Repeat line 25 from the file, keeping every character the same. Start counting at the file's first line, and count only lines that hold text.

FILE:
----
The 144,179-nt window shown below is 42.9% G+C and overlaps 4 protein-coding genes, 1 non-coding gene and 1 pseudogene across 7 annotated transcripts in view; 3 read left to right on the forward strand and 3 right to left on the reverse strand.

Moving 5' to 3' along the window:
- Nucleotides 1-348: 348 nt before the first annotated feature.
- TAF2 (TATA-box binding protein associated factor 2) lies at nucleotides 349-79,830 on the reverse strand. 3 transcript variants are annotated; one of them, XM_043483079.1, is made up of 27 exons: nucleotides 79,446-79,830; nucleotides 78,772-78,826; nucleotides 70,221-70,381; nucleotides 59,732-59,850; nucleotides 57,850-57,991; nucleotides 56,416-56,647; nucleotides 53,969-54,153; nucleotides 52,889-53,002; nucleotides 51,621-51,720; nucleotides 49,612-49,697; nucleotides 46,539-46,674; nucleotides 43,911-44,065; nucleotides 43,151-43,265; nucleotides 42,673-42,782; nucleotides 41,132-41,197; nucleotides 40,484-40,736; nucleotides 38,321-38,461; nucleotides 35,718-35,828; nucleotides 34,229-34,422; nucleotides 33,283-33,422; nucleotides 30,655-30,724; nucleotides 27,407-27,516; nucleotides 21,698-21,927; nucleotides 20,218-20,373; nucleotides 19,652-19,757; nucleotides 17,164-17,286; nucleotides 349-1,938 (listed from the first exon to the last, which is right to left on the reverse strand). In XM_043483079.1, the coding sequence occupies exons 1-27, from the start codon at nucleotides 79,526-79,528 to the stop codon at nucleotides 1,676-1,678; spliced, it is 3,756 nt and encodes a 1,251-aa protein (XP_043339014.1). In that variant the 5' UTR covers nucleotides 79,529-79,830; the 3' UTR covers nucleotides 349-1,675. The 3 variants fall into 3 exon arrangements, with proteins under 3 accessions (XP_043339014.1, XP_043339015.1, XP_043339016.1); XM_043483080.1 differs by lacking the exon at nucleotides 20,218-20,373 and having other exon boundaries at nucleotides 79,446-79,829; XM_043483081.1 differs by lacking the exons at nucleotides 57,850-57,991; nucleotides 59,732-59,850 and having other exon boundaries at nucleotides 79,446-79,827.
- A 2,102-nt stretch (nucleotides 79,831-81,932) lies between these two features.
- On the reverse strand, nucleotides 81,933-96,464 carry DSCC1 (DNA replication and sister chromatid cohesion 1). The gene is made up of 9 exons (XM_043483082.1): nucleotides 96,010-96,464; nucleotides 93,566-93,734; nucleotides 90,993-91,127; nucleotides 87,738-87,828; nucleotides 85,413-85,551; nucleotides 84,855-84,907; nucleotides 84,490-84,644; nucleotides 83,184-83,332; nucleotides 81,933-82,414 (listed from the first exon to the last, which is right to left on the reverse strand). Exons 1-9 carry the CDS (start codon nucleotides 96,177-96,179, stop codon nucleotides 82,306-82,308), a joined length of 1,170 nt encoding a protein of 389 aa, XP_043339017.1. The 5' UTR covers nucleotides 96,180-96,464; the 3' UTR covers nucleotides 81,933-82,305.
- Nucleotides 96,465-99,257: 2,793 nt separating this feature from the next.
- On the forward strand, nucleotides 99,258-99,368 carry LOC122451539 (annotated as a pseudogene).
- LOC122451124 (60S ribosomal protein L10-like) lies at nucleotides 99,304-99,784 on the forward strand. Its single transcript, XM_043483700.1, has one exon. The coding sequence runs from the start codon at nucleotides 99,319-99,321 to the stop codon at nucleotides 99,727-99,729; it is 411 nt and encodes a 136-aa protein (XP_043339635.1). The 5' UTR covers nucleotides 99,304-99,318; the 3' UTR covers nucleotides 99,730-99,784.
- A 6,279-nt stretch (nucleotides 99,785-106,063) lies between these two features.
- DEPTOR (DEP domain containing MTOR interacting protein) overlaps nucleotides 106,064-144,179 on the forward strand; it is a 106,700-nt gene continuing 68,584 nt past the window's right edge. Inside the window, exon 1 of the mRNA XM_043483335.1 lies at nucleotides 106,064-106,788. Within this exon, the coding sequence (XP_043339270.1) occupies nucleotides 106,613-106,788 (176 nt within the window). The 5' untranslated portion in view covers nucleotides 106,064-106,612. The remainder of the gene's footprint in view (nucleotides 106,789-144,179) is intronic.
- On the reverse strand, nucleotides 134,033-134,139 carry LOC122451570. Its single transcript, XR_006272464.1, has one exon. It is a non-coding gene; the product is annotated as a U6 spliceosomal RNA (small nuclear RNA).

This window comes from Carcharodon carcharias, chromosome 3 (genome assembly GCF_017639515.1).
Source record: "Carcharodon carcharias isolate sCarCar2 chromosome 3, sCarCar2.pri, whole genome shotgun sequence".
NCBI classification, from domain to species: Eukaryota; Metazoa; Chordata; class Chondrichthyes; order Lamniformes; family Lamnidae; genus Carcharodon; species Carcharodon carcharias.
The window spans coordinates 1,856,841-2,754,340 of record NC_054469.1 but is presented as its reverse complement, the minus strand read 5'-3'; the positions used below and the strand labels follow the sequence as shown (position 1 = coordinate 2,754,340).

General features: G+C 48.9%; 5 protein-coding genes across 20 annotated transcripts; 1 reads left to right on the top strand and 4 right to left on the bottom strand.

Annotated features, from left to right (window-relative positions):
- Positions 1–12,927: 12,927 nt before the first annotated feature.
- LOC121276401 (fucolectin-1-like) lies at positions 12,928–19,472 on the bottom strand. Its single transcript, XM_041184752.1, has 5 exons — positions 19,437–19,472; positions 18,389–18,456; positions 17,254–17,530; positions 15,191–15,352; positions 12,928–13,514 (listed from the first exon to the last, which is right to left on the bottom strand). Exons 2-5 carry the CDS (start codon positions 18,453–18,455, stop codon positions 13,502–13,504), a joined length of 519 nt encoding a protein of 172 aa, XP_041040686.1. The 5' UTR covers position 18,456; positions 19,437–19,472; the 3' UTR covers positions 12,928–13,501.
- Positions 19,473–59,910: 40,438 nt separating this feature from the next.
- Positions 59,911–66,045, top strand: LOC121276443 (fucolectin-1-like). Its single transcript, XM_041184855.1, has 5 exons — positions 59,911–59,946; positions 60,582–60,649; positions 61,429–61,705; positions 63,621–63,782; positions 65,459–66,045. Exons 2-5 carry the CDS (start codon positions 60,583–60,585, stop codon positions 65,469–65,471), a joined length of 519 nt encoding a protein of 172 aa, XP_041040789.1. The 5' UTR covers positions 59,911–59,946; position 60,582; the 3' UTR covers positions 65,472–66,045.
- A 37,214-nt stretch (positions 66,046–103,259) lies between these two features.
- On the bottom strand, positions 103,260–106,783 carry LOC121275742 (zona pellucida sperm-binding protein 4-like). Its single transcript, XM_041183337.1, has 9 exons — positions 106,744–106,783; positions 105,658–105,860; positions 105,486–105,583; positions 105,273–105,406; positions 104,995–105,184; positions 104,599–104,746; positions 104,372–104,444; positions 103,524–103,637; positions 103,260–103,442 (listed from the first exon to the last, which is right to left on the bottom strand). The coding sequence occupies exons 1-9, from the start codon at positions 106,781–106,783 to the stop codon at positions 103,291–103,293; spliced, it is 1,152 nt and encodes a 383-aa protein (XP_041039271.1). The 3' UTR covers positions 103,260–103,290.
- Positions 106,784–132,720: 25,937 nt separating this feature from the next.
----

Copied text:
- Positions 106,784–132,720: 25,937 nt separating this feature from the next.